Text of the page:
Those of us with BPD know only too well that feeling of emptiness. That feeling of loneliness. That feeling of not knowing who we are. Needing boundaries. Guidelines. A role model. Something or someone to define us. We browse our friends and family for identities to try on, much like browsing the shops for a new outfit. Do I feel like spots or stripes today? Shy or party animal?
Those of you who know somebody with BPD will probably know what I’m talking about. Some will have negative thoughts about it. Some won’t necessarily have thought about it too much. Some might look back on past incidents and laugh over the stupidity of us both buying Pepsi and Spring Onion crisps (that one’s for you, A-Toots!).
Finding your identity can be hard work. And you’d think, after managing to mould myself an identity I could live with, I’d be really good at creating firm identities for my book characters….HAH!
Regular followers from April/May might remember my struggles with Steve, an egotistical, womanising so-and-so, unfortunately necessary for the storyline of Book 3 (Moving Meditation). I didn’t like him. He got on my nerves. He was in danger of turning into a stereotype. I stopped writing. I lost my own identity as a part-time writer because I couldn’t write him.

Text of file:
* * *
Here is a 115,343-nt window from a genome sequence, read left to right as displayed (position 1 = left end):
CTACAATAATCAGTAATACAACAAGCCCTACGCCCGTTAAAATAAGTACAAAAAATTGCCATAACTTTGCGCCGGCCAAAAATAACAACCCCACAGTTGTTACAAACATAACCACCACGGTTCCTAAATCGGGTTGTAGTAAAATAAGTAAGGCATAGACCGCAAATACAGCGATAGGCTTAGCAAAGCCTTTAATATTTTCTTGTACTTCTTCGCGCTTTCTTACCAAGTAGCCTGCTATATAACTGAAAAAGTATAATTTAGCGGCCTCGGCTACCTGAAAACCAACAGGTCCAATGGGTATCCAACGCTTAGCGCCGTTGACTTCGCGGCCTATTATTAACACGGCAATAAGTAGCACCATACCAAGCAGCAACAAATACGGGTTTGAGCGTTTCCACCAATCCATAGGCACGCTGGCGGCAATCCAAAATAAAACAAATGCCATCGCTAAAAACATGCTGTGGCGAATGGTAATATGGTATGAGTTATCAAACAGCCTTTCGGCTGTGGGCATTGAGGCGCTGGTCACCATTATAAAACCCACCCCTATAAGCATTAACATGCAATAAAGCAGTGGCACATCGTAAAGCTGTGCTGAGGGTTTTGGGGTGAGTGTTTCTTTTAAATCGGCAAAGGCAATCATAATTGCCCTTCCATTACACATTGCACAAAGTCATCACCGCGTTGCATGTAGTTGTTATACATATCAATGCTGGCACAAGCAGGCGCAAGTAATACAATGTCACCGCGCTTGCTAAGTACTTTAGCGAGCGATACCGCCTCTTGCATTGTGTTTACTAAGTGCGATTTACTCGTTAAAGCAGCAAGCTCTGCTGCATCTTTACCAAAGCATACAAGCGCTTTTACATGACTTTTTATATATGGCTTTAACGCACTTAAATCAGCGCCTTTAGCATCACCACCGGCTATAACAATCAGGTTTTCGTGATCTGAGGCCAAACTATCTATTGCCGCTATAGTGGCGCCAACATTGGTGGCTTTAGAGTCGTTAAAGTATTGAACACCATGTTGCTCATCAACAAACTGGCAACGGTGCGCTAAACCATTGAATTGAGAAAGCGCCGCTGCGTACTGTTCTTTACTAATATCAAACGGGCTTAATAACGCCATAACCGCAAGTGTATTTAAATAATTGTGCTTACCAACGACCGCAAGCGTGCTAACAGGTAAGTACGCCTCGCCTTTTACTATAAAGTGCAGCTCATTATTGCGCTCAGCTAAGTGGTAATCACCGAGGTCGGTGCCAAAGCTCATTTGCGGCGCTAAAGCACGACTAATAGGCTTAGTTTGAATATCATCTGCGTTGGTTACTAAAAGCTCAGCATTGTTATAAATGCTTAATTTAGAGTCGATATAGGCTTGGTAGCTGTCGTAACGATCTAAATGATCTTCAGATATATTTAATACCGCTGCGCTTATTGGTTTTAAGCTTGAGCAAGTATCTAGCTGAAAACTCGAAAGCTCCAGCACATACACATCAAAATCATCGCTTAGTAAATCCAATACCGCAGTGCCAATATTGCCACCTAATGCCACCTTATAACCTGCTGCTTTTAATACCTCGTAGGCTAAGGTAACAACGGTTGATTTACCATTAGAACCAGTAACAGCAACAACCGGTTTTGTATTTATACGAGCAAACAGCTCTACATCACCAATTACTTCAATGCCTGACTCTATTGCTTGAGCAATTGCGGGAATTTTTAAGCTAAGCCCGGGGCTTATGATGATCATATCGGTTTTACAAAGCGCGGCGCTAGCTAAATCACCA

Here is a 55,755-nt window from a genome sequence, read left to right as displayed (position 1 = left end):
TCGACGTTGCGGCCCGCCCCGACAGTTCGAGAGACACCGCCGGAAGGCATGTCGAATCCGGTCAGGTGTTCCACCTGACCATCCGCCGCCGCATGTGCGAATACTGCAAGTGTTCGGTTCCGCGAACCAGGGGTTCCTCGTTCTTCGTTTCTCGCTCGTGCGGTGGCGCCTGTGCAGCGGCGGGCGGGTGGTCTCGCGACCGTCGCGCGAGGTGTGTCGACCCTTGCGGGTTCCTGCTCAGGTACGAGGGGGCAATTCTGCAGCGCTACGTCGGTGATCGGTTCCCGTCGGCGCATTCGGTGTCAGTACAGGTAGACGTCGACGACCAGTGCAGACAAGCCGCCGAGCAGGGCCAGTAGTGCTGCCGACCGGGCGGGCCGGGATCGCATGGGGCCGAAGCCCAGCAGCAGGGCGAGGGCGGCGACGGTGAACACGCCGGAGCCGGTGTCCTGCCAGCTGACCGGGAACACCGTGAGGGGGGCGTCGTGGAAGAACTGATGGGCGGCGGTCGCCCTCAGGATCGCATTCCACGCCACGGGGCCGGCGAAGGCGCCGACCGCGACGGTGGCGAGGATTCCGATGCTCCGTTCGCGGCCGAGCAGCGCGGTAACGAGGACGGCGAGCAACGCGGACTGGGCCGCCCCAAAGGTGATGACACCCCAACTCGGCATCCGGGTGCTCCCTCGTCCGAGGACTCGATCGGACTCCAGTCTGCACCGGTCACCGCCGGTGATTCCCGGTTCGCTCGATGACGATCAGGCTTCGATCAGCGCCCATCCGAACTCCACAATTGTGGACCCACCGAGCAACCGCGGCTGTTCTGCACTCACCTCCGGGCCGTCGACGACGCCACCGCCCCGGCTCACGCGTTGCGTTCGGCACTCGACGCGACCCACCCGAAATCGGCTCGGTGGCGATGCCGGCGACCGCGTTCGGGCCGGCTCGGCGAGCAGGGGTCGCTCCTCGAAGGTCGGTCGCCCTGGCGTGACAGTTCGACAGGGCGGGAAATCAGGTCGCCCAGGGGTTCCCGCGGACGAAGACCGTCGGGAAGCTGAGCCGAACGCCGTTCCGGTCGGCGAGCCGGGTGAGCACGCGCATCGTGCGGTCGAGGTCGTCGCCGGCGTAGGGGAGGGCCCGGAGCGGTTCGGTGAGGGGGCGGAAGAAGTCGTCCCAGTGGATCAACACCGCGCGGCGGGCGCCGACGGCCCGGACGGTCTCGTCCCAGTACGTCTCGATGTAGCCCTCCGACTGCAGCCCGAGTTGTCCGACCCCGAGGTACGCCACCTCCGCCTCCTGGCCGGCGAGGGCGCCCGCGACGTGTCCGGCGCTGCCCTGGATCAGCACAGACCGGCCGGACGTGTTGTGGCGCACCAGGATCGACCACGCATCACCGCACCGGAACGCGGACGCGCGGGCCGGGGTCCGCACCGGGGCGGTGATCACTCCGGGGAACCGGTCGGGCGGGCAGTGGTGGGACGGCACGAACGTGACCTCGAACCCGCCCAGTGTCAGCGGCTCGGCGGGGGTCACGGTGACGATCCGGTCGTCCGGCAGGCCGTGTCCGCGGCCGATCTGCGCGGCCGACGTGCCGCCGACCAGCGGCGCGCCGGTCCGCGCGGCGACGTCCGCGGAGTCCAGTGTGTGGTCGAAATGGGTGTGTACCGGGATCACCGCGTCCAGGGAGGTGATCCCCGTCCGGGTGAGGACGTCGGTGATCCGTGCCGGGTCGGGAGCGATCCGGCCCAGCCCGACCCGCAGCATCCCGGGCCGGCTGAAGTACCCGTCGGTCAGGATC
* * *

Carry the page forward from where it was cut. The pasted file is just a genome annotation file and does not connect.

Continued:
Well, yesterday was a bad day for me. My head didn’t want to leave my pillow and it only did so because Mad Mutt needed looking after. Much of the afternoon was spent curled up on the sofa, attempting to learn lines for a drama I’m involved in, realising that none of it was going in, staring into space and then trying to sleep my way through to the evening.
But, in spite of feeling more depressed than I have done in months, I managed to write a new Steve. A more honest Steve. A Steve more like the character he started out as, but rounded. Developed. Filled-in. I took my empty self and turned it into Steve. I don’t know if he’ll continue as this slightly nicer guy (but still a womanising eejit who’s about to sleep with someone other than his 5 months pregnant wife), but at least I feel slightly more able to empathise and write him.